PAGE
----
• may vary in size and shape.
      • The color may appear white, yellow, or greenish-yellow depending on the color of the pus.
      • Pus is composed of leukocytes with or without cellular debris
      • may also contain bacteria or may be sterile
      1. A pustule is basically a papule containing pus
      2. Superficial, subcorneal pustules ( e.g. pustularpsoriasis) `
    • Cyst: an epithelial lined cavity containing liquid or semisolid material (fluid, cells, and cell products)
      • A spherical or oval papule or nodule may be a cyst if, when palpated, is resilient (feels like an eyeball).
    • Plaque: palpable, plateau-like elevation of skin, usually more than 0.5 cm in diameter without substantial growth
      Often formed by a convergence of papules, as in psoriasis. 1. Plaques occupy a relatively large surface area in comparison with its height above the skin
    • Wheal: elevated, transitory, compressible papule or plaque produced by dermal edema
      The papule or plaque is usually rounded or flat-toped, and evanescent, disappearing within hours.
      The borders of a wheal are sharp, but not stable and can move from involved to adjacent uninvolved areas over hours.
      The epidermisis not affected.
      can be pale red or white (especially in the center) if edema is sufficient to compress superficial vessels.
    • Erythema: is redness caused by vascular dilatation
    • Abscess: localized collection of puss more than 1 cm in diameter
    • Angiodema: is diffuse swelling caused by subcutaneous oedema
    • Tumor: is an enlargement of the tissue by normal or pathological material or cell greater than 1 cm in diameter
    • Petechiae: pinhead sized macules of blood
    • Purpura: larger macule or papule of blood
    • Ecchymosis: a collection of blood greater than 1 cm in size outside the vascular tree (extravasation of blood), in the skin and within tissue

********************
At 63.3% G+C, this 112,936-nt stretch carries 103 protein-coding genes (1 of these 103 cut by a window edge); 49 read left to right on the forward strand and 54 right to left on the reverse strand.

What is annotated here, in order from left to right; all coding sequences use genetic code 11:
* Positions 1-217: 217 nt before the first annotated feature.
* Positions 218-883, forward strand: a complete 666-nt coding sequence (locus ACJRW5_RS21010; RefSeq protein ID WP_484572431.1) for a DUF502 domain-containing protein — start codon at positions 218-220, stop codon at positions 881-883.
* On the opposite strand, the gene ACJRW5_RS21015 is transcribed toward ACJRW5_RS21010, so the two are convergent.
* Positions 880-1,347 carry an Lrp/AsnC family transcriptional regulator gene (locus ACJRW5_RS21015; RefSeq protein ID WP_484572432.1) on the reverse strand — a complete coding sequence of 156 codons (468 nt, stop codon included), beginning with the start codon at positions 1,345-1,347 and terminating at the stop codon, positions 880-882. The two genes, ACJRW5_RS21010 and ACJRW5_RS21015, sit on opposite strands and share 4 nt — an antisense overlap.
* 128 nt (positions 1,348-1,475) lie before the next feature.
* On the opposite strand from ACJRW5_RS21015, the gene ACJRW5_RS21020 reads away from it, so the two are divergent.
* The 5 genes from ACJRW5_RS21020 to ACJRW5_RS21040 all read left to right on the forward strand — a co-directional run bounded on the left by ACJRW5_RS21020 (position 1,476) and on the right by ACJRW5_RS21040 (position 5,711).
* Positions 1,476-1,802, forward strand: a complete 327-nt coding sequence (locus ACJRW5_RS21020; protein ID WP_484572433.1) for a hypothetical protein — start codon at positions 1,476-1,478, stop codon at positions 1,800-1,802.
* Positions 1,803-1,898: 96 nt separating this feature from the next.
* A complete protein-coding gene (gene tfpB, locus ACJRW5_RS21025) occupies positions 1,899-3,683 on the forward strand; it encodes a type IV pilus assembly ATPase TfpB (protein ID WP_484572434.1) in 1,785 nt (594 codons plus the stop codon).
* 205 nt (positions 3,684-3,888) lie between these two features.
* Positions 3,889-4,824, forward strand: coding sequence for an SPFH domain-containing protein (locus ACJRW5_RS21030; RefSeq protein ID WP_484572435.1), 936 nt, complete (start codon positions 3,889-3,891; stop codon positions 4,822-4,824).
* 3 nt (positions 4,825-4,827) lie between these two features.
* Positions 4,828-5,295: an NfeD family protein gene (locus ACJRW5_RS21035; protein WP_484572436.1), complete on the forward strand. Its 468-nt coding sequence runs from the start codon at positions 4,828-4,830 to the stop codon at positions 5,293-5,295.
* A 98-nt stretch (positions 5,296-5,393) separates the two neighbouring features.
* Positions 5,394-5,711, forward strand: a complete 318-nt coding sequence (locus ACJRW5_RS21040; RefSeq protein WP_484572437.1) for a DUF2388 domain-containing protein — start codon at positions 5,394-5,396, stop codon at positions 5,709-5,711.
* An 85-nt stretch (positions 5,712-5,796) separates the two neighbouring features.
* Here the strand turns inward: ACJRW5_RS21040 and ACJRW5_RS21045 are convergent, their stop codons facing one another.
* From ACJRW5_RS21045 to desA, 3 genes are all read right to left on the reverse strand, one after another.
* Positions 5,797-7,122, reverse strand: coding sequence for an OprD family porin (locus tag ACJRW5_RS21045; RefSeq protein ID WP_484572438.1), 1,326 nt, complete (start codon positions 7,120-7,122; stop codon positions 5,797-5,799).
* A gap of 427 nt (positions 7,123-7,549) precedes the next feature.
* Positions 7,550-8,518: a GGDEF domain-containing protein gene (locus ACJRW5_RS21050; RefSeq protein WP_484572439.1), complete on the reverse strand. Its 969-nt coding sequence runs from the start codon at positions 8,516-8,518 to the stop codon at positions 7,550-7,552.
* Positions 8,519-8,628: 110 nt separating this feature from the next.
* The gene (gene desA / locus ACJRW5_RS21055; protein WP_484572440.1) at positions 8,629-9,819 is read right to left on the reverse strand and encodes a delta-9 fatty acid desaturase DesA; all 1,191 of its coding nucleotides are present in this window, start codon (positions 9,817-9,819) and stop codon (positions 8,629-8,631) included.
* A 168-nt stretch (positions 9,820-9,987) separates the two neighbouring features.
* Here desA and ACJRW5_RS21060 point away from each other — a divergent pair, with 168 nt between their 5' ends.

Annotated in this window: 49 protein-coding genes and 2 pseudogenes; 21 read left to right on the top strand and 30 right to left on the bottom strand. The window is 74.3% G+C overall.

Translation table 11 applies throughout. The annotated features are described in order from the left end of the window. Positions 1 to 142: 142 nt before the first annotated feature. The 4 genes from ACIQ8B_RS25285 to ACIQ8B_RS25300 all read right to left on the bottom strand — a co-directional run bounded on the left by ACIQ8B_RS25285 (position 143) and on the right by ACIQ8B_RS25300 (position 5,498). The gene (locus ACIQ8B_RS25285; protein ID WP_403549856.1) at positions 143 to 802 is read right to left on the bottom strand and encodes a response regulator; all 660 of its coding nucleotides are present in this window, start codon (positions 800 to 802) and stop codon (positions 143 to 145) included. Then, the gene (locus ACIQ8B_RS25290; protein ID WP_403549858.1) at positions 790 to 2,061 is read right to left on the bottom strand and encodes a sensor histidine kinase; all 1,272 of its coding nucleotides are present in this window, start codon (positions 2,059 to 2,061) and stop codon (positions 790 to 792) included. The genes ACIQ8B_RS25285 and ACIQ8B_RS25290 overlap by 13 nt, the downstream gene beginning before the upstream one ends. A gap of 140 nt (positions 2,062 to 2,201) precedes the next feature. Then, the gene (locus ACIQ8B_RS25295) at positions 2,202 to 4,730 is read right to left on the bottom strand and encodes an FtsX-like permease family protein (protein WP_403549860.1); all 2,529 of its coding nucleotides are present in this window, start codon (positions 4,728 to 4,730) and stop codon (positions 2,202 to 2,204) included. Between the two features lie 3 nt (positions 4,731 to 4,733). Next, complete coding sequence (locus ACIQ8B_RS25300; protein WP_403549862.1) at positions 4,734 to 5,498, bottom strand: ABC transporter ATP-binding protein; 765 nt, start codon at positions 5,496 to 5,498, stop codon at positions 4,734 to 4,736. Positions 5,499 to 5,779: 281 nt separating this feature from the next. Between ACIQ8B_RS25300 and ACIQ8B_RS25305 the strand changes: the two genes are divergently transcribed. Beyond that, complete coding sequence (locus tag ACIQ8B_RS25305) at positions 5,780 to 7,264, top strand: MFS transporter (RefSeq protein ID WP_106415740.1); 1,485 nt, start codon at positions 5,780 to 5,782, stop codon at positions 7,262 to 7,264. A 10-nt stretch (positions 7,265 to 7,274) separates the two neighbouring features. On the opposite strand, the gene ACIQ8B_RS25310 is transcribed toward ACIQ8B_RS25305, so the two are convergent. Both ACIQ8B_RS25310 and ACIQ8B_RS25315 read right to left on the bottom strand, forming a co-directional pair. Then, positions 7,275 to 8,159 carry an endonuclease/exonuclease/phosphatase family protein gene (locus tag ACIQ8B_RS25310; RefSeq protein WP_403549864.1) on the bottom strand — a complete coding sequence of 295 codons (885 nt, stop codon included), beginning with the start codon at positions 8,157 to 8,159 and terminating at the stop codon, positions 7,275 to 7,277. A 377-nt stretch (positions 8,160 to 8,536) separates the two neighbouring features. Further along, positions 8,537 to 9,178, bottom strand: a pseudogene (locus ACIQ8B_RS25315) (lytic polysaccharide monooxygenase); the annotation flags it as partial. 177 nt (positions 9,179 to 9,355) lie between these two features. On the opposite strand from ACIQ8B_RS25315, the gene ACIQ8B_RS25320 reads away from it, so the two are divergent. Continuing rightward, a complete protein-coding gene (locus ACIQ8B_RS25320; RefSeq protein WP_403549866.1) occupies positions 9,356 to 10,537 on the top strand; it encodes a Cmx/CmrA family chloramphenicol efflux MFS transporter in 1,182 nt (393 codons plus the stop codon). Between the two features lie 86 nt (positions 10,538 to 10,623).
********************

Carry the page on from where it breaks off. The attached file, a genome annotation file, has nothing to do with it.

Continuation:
• Haematoma: is swelling from gross bleeding
    • Burrow: is linear or curvilinearpapule as in scabies
    • Comedo: is a plug of greasy keratin wedged in a dilated pilosebaceous orifice
    • 2- Secondary Lesions
      From the natural evolution of primary lesions
      a. From Eroded area left by bursting vesicle or
      b. From the patient's manipulation of the primary lesion (scratching):-  
      ScaleUlcerCrustErosionExcoriationLichenificationAtrophyScar, fissure, Sinus, Keratosis, Striae & Pigmentation
    • Scale: is a flake
      is accumulation or abnormal shedding arising from horny layer keratin: (SC)
      may be primary or secondary.
      usually indicates inflammatory change and thickening of the epidermis
    • Erosion, Fissure (fish Your), and Ulcer
    • Erosion: moist, circumscribed, usually depressed lesion due to loss of all or part of the epidermis,
      heals without scardue to:
      1. Herpes viruses (vesicles)
      2. Pemphigus (bullae)
      3. Toxic epidermal necrosis :TEN
    • Ulcer: a "hole in the skin"
      circumscribed area of skin loss extending through the epidermis and at papillary dermis
      heals with scarring
      results from the impairment of
      vascular and nutrient supply to the skin
    • Crust: look like scale but composed of dried serum, blood, or pus on the surface of skin.
      • May be thin, delicate, and friable or
      thick and adherent.
      - Yellow, if from serum;
      - Green or yellow-green if from pus; or
      - Brown or dark red if formed from blood.
      • Characteristic of pyogenic infections
      • Crusts that occur as honey-coloured, delicate, glistening particulates are typical of - Impetigo.
    • Excoriation:
      Epidermallinear or punctate
      superficial excavations (ulcer or erosion)
      caused by scratching, rubbing, or picking.
    • Lichenification: chronic thickening of the skin along with increased skin markings.
      Results from scratching or rubbing
    • Atrophy: Thinning of skin caused by diminution of epidermis, dermis or subcut. tissue
      • paper-thin, wrinkled skin with easily visible vessels.
      • Results from loss of epidermis, dermis or both.
      • Seen in:
      - aged,
      - some burns,
      - long-term use of
      highly potent topical
      corticosteroids (Cs).
    • Scar:is a pattern of healing where normal structures replaced by fibrousCT at a site of injury to the dermis.
      1- HypertrophicScar
      2- AtrophicScar
      3- Sclerotic or hard Scar due to collagen
    • 1- Hypertrophic or
      2- atrophic scar. 3-Sclerotic or hard Scar
    • Fissure: is a skin slit
      Heel fissure
    • Sinus: is a cavity or channel permits escape of fluid or pus
    • Keratosis:
      is a horn like thickening of stratum corneum(SC)
    • Striae: is a streak like linear atrophic pink purple or white lesions (or called stretch marks).
    • Pigmentation:more or less darker than surrounding skin
    • Thank you
      Thank You